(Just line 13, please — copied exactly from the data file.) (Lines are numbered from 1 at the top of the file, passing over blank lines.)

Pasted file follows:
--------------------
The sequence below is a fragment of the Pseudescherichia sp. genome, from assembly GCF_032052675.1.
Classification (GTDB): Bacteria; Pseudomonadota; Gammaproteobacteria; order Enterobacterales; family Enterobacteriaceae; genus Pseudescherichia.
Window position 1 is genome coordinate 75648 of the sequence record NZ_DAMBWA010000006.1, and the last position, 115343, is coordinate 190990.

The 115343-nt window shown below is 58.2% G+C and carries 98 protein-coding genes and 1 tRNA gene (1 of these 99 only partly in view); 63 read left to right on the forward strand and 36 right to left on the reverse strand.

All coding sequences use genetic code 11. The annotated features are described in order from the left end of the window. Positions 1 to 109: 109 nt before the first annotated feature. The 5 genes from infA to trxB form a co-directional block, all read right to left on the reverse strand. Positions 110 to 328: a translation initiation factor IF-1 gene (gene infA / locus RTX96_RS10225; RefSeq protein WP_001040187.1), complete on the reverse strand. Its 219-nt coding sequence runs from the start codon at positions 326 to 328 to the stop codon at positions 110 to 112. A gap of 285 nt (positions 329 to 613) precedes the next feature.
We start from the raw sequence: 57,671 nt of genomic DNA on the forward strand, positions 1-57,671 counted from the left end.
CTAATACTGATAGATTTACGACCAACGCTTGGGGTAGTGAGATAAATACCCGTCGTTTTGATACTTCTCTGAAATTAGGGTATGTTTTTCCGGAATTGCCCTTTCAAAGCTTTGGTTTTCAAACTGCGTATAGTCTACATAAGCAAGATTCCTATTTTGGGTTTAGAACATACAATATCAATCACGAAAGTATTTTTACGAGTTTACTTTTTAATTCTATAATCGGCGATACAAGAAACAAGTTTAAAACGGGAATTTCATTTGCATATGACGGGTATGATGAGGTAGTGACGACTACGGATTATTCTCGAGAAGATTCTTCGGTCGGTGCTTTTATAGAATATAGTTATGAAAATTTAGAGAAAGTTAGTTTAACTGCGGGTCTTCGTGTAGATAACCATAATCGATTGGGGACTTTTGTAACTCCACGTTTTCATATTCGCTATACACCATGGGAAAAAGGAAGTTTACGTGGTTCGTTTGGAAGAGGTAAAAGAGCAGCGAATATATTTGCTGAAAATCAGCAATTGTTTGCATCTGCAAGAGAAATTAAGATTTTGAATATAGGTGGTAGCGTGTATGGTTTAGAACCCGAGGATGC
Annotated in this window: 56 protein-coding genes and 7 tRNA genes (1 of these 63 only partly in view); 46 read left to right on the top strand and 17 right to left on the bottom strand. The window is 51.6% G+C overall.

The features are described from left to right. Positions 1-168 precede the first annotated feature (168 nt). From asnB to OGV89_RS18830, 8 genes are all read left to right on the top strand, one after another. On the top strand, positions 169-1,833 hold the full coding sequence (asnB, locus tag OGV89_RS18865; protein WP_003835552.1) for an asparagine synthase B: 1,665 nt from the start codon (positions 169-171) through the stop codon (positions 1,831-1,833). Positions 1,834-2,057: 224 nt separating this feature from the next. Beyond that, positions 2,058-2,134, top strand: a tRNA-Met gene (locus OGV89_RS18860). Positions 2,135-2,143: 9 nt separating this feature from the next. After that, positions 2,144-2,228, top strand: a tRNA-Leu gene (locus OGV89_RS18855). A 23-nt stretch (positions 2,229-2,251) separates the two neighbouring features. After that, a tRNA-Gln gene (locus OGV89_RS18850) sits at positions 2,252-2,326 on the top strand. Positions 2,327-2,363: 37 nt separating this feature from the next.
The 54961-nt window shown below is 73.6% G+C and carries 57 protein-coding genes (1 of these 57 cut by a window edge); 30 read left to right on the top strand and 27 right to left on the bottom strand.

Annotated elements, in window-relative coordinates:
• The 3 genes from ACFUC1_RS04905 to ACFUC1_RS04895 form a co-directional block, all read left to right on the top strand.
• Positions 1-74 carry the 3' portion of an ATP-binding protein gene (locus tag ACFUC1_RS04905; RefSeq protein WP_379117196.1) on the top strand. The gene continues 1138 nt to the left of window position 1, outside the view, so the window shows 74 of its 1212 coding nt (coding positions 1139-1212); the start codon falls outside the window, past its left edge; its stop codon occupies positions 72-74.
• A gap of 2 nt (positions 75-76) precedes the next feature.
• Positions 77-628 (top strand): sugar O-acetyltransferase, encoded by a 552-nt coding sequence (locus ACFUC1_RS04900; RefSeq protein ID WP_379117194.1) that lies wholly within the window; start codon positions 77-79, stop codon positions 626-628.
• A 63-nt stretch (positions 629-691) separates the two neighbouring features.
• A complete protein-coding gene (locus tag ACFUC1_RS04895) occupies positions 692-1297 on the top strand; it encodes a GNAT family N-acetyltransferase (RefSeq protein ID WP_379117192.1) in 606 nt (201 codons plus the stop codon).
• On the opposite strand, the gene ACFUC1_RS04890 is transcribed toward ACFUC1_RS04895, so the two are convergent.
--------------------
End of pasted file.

• Positions 1-74 carry the 3' portion of an ATP-binding protein gene (locus tag ACFUC1_RS04905; RefSeq protein WP_379117196.1) on the top strand. The gene continues 1138 nt to the left of window position 1, outside the view, so the window shows 74 of its 1212 coding nt (coding positions 1139-1212); the start codon falls outside the window, past its left edge; its stop codon occupies positions 72-74.